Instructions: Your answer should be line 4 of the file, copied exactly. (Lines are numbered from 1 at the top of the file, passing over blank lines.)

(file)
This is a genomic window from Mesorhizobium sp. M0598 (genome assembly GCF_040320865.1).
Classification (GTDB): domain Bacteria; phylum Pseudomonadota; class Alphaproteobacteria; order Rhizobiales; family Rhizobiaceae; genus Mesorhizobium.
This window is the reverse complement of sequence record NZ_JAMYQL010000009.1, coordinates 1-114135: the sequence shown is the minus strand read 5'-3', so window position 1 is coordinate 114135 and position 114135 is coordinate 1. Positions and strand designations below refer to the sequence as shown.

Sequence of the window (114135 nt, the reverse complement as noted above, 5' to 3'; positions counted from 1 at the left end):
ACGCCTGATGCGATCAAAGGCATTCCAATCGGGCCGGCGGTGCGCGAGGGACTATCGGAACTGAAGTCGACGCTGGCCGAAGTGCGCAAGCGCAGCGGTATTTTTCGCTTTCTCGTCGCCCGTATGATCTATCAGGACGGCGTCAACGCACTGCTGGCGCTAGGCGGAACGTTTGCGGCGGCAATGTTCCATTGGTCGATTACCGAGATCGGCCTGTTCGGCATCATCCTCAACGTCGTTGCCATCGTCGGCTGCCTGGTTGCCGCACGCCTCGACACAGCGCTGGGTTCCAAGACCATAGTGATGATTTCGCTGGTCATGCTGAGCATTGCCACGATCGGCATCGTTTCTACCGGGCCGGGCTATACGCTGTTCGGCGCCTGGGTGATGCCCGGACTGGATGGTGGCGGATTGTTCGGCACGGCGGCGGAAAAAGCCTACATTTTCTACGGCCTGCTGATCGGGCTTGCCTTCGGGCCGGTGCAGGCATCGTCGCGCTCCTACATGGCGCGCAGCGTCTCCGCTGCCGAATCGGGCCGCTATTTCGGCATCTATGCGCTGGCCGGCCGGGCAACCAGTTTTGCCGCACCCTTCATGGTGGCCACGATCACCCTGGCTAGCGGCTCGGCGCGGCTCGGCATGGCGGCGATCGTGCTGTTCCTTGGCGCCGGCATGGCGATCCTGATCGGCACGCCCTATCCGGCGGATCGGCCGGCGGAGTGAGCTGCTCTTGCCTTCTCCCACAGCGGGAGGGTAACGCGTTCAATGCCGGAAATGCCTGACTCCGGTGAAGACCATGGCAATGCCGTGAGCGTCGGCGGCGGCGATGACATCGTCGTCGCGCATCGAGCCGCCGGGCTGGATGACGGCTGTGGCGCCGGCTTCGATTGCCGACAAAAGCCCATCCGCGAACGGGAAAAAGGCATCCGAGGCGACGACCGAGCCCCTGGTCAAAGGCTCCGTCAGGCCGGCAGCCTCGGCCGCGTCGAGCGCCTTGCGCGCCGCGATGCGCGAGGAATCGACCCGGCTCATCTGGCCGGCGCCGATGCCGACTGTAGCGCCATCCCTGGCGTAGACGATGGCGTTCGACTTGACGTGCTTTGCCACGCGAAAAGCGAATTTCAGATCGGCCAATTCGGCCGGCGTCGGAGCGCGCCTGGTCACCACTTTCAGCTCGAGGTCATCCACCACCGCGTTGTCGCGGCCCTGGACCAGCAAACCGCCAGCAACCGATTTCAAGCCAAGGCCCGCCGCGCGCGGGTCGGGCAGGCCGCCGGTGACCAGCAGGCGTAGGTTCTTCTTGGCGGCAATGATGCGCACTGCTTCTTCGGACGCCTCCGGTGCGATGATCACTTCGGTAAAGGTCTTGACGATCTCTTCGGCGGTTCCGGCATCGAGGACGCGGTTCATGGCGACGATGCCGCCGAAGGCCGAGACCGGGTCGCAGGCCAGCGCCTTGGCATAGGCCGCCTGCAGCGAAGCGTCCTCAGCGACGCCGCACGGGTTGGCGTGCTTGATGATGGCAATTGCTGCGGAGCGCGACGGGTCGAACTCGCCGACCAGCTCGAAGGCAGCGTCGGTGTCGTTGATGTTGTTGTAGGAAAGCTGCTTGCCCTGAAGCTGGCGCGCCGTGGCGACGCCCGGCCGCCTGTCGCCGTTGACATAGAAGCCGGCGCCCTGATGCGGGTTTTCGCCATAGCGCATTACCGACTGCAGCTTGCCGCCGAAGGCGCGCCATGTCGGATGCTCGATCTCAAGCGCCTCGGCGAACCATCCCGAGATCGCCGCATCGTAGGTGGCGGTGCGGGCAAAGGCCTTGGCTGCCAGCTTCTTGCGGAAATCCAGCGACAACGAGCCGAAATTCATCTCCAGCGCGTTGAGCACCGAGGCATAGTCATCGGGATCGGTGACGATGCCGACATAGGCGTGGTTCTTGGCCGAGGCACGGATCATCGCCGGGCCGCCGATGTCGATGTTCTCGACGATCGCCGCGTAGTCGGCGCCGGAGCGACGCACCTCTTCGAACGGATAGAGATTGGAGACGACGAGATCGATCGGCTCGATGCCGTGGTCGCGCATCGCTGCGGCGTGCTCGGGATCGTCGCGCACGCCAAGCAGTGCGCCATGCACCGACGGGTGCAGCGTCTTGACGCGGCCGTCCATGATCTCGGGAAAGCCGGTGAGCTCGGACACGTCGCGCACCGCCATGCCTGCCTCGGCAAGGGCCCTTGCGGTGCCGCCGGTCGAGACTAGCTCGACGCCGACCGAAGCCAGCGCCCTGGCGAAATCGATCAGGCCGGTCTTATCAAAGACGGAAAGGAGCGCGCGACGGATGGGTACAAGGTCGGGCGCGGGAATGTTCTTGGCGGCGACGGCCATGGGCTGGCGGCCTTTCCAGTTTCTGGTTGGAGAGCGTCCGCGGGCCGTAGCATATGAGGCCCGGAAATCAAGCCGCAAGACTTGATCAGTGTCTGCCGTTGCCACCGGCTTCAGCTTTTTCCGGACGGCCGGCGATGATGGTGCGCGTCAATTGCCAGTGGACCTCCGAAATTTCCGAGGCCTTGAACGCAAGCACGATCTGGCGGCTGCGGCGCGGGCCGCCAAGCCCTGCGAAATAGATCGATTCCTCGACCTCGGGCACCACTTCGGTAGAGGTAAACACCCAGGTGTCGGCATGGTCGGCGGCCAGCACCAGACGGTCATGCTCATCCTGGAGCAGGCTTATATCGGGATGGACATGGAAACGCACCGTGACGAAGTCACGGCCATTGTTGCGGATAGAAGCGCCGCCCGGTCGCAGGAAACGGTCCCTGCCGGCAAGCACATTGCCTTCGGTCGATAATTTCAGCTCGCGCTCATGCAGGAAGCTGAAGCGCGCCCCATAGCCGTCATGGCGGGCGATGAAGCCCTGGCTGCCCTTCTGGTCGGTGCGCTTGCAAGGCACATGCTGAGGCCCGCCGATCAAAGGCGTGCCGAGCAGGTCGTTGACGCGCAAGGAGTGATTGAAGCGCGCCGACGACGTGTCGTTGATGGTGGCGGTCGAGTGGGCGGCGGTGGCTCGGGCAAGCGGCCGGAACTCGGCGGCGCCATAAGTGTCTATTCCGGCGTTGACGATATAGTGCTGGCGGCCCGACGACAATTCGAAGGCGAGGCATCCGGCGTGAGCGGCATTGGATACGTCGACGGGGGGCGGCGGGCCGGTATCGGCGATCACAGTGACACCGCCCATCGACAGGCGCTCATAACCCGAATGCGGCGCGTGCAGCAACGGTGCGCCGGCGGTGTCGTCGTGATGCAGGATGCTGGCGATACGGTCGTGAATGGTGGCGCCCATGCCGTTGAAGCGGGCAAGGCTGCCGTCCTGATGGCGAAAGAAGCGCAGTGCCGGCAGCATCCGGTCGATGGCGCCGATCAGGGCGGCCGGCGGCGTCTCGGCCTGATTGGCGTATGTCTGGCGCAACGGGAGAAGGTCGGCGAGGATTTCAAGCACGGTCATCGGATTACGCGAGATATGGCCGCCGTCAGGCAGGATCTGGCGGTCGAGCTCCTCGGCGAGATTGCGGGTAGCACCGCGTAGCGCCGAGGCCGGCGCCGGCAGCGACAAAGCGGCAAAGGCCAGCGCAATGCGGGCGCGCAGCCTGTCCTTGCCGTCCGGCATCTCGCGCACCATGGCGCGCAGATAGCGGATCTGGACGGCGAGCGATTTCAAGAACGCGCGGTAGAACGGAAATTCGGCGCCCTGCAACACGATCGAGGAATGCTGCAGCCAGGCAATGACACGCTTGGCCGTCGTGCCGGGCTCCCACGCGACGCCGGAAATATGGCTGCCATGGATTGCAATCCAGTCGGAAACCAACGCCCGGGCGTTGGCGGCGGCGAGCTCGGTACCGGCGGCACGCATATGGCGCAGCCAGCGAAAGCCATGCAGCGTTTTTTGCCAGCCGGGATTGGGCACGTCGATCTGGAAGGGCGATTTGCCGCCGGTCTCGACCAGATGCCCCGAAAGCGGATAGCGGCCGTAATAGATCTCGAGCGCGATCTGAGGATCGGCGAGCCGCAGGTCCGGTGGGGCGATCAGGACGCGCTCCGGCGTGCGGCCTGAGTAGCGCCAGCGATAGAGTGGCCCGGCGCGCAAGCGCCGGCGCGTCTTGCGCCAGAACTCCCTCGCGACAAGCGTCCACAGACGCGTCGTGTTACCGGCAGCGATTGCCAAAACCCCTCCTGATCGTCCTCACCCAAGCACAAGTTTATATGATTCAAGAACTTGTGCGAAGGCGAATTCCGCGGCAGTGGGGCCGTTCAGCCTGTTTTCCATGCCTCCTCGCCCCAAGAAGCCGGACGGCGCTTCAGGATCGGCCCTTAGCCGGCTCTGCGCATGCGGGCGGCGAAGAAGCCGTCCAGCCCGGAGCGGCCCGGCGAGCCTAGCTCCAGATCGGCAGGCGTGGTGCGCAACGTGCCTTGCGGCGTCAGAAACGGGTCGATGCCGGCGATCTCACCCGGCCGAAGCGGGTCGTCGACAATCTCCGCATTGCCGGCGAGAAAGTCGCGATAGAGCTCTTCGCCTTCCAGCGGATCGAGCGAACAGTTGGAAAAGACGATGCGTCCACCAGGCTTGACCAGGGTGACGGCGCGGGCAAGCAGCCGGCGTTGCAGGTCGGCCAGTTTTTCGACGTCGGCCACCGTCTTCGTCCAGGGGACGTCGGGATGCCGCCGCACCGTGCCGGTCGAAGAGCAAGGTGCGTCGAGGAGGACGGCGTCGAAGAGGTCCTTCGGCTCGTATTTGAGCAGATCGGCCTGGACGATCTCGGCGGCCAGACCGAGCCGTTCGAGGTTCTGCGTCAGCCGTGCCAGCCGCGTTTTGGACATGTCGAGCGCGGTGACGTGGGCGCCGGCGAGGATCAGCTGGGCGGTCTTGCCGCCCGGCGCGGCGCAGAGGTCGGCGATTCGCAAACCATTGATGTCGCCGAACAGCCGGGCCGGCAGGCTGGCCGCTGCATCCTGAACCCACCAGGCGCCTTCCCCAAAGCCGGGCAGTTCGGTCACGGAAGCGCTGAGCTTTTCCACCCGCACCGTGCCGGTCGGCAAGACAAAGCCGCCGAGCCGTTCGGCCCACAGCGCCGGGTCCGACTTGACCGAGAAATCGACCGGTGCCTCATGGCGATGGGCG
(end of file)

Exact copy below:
Sequence of the window (114135 nt, the reverse complement as noted above, 5' to 3'; positions counted from 1 at the left end):